06/27/2007 04:28 pm ET Updated May 25, 2011

140 Miles for 10 Million Iraqi Kids

This is by my cousin, John Baldwin, who's competing in the Ironman triathlon to raise money for War Kids Relief.

When I heard my cousin Jon's stories about Iraq's war kids, I wanted to do something to help give the kids an opportunity to escape the cycle of violence. Like a lot of people, I didn't know at first what I could do. So when Jon told me that War Kids Relief is raising money to build Iraqi Youth Centers to give Iraq's war kids educational and employment opportunities, I offered to help them raise money by competing in the Janus Charity Challenge at the Ford Ironman USA triathlon in Lake Placid, NY. For me, it's not just a triathlon, it's the Race for War Kids.

Known as one of the most grueling endurance tests in sports, the Ironman triathlon consists of a 2.4 mile open water swim, followed by a 112 mile bike through the High Peaks region of the Adirondack Mountains and finishes with a gut punishing 26.2 mile run, finishing in the Olympic Oval in Lake Placid. It's incredibly tough on the mind and the body, but when I think of Iraq's war kids, I'm driven to succeed.

I've established a pretty strong aerobic base over the past few years, so my heavy training didn't start until November. I work with a great coach by the name of Doug Bush with Endurance Factor Training. His approach is broken up into pods or phases lasting approx. 3 months. The first was three months of running, biking (mostly indoors on a fly wheel trainer), swimming, stretching and lifting. Most of the concentration is on strength building, good technique and improving my aerobic base. These three things are crucial not only to improving overall fitness, but significantly decreasing the chance of injury during the next phase of training.

In January (after the holidays are put to rest), it's time to kick things up a notch. Weekly training increases from approx. 8-9 hrs. Per week to 11-12 hrs. At this point we start to increase the mileage of each work out, still staying conservative as far as intensity goes -- that will come in the next phase.

Once April hits, its time to get serious. As the weather in Buffalo shows signs of breaking, and the days get a bit longer, so again do the workouts. Two and sometimes three-a-day workouts are now more the norm. This is when things start to get a bit hectic around the Baldwin house. I have two young boys (Jack 7, Matthew 6) that are both involved soccer and baseball. I like to be involved as possible, so I with a good friend, coach both of their baseball teams. Between the two sports, every night is booked until 8:00 pm and Saturdays until 12:00. You may ask, "How can you juggle all of that as well as work and training?" The answer is quite simple; I had the good fortune of marrying Wonder Woman, and my 2 year old daughter (Caroline) is cut from the same cloth.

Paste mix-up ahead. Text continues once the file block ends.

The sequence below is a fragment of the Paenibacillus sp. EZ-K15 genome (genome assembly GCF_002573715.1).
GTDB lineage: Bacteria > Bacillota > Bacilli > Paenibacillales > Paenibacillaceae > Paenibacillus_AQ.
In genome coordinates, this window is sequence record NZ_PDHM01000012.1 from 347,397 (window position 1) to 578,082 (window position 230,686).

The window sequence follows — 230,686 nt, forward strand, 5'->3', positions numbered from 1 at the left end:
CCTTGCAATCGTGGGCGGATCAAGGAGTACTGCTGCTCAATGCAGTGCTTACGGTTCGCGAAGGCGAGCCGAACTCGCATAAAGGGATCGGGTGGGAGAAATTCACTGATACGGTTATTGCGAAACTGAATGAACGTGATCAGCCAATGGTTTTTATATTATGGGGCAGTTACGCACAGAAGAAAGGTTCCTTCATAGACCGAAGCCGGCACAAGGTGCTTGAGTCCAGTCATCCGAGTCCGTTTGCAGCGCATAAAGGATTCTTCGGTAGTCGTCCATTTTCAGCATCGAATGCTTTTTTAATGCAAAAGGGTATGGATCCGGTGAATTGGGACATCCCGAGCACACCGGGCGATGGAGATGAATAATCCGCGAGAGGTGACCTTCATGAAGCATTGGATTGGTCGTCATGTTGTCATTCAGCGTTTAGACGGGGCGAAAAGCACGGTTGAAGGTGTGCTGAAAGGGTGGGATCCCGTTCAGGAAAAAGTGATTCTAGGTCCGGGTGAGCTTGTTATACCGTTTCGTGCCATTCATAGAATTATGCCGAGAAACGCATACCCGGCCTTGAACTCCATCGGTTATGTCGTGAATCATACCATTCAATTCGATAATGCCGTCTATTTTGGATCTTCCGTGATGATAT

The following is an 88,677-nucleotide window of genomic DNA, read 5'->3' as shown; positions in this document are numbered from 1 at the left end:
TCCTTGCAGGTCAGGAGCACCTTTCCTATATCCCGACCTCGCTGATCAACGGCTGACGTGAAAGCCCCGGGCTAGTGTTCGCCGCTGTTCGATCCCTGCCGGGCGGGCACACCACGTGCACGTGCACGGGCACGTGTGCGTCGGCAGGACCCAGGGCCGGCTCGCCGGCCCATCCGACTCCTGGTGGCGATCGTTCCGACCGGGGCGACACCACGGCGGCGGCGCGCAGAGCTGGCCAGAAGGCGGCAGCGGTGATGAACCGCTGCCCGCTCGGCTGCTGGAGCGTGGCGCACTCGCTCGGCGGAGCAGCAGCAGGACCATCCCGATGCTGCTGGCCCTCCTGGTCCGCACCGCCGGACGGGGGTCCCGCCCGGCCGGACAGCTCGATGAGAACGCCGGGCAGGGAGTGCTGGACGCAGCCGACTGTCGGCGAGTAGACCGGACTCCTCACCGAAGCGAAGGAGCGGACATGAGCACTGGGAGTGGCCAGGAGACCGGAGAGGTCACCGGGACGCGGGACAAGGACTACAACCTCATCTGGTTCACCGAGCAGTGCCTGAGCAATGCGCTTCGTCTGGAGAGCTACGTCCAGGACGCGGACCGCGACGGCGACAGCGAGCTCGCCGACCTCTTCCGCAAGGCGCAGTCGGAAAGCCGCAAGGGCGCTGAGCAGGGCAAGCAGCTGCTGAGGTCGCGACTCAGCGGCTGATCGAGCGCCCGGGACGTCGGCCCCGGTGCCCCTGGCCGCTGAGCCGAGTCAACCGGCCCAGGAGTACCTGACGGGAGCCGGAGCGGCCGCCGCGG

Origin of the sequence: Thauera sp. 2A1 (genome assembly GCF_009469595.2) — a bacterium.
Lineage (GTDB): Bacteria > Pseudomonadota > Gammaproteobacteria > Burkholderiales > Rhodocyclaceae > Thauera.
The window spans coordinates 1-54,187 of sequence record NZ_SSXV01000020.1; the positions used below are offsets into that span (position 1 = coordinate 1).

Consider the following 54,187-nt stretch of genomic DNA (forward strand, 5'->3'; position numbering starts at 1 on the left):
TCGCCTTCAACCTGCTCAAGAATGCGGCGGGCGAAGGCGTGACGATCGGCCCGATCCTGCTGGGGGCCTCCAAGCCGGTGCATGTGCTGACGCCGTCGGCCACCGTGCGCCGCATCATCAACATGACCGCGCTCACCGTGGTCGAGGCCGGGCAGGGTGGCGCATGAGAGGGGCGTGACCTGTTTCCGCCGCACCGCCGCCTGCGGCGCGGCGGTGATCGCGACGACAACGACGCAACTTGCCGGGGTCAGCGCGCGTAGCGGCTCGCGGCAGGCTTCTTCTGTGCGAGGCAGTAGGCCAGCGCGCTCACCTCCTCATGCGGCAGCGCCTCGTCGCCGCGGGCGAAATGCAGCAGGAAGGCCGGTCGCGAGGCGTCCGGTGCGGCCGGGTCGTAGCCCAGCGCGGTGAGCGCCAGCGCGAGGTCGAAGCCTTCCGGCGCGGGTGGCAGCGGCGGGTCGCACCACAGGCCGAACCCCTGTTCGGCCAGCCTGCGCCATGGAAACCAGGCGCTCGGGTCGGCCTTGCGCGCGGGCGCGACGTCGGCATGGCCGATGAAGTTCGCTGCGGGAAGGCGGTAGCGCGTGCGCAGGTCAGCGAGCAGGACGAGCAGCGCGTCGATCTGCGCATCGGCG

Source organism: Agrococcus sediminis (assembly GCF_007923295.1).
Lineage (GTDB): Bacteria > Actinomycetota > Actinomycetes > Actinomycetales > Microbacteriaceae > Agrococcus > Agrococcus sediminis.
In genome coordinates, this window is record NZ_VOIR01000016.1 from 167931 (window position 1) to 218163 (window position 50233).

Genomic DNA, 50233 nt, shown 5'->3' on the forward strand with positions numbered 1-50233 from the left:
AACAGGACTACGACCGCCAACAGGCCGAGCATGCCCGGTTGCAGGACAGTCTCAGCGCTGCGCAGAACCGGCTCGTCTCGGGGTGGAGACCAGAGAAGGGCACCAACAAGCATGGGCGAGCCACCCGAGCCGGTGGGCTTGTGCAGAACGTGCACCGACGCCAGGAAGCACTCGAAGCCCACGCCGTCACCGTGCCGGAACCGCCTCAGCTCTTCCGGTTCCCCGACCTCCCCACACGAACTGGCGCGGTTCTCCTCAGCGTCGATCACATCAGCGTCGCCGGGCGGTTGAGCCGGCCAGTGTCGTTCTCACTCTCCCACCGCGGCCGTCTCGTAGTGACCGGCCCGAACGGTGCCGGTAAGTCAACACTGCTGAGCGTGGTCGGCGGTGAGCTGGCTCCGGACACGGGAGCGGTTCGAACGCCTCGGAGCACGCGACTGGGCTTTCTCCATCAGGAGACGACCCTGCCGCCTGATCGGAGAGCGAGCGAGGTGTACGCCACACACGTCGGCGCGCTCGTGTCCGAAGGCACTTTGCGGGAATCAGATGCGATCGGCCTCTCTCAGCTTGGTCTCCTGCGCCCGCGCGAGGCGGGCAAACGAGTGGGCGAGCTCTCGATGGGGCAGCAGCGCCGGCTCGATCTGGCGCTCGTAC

My family takes kind of a "team" approach to this whole Ironman thing. Sure, I'm the driver, but without the worlds best pit crew, where are you going? That all starts with my wife Amy. She is unbelievable! Sometimes I think my whole neighborhood must hate me because on any given Wednesday you will see me pull into the driveway at 5:30, while Amy is on the lawn tractor with Caroline on her lap, only to see me fly out of the driveway on my bike, 5 minutes later. I return some two hours later to find a large ice water and a hot dinner waiting for me.

Lately with all of the kids' sports in full gear, time management gets kind of tricky. I am now scheduled for approximately 16-19 hrs of training per week. That doesn't count all the time getting to and from the gym/pool, stretching, etc. So, training takes up about 25 or so hours during any given week . I typically get up at 4:30 or 5:00 AM to get a 1 ½ hr run or bike in, and try to swim at the local University on my lunch hour. Weekend workouts start at about 6:00 AM. I run on Saturday for about three hours, and go on six to seven hour bike rides on Sunday.

Matt Pearl from our local WGRZ news team talked to me and Jon about the Race for War Kids and how we're working to give Iraq's war kids a better future. You can watch the video on the War Kids Relief web site. I'll check in weekly with training updates from now until race day, so, stay tuned for more. In the meantime, you can join War Kids Relief and help us win the Janus charity challenge with your generous contribution to War Kids Relief.